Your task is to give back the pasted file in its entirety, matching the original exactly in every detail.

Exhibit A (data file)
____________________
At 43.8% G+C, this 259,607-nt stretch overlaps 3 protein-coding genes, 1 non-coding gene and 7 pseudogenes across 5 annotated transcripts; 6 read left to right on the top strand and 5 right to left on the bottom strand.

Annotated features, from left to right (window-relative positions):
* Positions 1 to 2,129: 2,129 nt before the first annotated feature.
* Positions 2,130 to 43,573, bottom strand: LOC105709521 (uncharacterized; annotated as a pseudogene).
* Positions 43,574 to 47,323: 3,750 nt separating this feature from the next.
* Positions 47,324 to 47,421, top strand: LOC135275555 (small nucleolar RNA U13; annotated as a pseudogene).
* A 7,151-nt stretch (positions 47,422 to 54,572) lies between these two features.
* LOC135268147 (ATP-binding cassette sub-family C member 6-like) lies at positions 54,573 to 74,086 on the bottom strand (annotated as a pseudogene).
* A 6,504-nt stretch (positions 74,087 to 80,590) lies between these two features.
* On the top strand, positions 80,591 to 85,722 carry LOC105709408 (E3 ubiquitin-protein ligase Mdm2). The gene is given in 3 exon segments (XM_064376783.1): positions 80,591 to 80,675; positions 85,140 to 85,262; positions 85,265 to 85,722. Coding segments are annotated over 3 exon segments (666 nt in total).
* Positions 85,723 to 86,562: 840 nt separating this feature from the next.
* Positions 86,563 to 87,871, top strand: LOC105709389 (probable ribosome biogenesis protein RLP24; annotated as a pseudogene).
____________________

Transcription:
At 43.8% G+C, this 259,607-nt stretch overlaps 3 protein-coding genes, 1 non-coding gene and 7 pseudogenes across 5 annotated transcripts; 6 read left to right on the top strand and 5 right to left on the bottom strand.

Annotated features, from left to right (window-relative positions):
* Positions 1 to 2,129: 2,129 nt before the first annotated feature.
* Positions 2,130 to 43,573, bottom strand: LOC105709521 (uncharacterized; annotated as a pseudogene).
* Positions 43,574 to 47,323: 3,750 nt separating this feature from the next.
* Positions 47,324 to 47,421, top strand: LOC135275555 (small nucleolar RNA U13; annotated as a pseudogene).
* A 7,151-nt stretch (positions 47,422 to 54,572) lies between these two features.
* LOC135268147 (ATP-binding cassette sub-family C member 6-like) lies at positions 54,573 to 74,086 on the bottom strand (annotated as a pseudogene).
* A 6,504-nt stretch (positions 74,087 to 80,590) lies between these two features.
* On the top strand, positions 80,591 to 85,722 carry LOC105709408 (E3 ubiquitin-protein ligase Mdm2). The gene is given in 3 exon segments (XM_064376783.1): positions 80,591 to 80,675; positions 85,140 to 85,262; positions 85,265 to 85,722. Coding segments are annotated over 3 exon segments (666 nt in total).
* Positions 85,723 to 86,562: 840 nt separating this feature from the next.
* Positions 86,563 to 87,871, top strand: LOC105709389 (probable ribosome biogenesis protein RLP24; annotated as a pseudogene).